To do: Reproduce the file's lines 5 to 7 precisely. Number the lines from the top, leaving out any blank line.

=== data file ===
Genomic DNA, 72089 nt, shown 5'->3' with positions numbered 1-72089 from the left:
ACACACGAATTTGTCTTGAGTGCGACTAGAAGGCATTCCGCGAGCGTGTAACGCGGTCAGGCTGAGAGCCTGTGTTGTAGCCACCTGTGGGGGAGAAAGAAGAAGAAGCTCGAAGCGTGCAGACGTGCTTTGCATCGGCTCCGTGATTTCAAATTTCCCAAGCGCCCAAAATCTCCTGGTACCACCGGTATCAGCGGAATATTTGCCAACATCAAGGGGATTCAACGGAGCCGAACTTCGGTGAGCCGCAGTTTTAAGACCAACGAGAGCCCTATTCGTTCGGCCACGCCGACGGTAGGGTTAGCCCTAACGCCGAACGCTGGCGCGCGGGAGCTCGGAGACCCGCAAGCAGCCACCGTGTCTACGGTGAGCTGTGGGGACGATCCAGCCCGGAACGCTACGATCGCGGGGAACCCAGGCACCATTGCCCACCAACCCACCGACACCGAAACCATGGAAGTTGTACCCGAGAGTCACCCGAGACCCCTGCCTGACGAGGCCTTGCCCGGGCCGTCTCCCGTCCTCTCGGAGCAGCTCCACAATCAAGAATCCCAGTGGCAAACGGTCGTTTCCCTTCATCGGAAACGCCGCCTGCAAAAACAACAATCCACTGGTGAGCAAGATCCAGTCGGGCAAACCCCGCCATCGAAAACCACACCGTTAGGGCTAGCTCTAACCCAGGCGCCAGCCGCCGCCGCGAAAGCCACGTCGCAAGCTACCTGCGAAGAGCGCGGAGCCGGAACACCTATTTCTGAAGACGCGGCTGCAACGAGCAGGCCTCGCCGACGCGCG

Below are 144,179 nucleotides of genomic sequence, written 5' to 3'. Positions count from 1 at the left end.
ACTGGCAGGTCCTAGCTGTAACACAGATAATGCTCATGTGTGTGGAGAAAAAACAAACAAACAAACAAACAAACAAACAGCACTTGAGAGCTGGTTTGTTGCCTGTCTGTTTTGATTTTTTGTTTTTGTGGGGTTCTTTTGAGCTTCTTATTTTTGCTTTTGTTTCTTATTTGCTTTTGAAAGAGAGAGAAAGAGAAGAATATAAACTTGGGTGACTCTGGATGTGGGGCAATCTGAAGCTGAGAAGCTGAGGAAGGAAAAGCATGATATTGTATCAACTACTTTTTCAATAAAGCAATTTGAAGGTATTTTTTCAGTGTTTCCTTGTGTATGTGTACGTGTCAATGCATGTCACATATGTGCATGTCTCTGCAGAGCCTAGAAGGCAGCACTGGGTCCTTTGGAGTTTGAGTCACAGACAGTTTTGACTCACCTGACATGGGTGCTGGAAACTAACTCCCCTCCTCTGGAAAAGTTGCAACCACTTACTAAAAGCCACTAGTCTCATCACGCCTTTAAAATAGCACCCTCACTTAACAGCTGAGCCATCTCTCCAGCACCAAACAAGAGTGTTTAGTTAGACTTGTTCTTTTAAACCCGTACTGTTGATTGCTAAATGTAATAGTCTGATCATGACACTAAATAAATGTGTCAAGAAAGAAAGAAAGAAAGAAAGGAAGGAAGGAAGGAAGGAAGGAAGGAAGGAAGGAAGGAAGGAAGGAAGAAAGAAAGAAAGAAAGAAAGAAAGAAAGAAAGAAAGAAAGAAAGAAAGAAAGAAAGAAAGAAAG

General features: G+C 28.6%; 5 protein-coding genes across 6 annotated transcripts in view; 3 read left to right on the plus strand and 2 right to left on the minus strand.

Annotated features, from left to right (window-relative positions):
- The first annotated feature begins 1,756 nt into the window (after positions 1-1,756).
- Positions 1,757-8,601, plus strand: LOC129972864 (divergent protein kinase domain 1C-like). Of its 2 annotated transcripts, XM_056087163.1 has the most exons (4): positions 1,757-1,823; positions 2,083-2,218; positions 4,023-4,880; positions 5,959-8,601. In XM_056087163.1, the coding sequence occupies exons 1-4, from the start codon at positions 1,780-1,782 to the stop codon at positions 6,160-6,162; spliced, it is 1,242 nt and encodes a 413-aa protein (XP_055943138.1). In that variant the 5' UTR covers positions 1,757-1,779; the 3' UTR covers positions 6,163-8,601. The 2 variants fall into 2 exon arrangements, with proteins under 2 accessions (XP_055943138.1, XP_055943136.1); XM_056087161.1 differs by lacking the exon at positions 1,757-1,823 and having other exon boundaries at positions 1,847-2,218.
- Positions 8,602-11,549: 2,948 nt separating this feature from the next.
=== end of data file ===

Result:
General features: G+C 28.6%; 5 protein-coding genes across 6 annotated transcripts in view; 3 read left to right on the plus strand and 2 right to left on the minus strand.

Annotated features, from left to right (window-relative positions):
- The first annotated feature begins 1,756 nt into the window (after positions 1-1,756).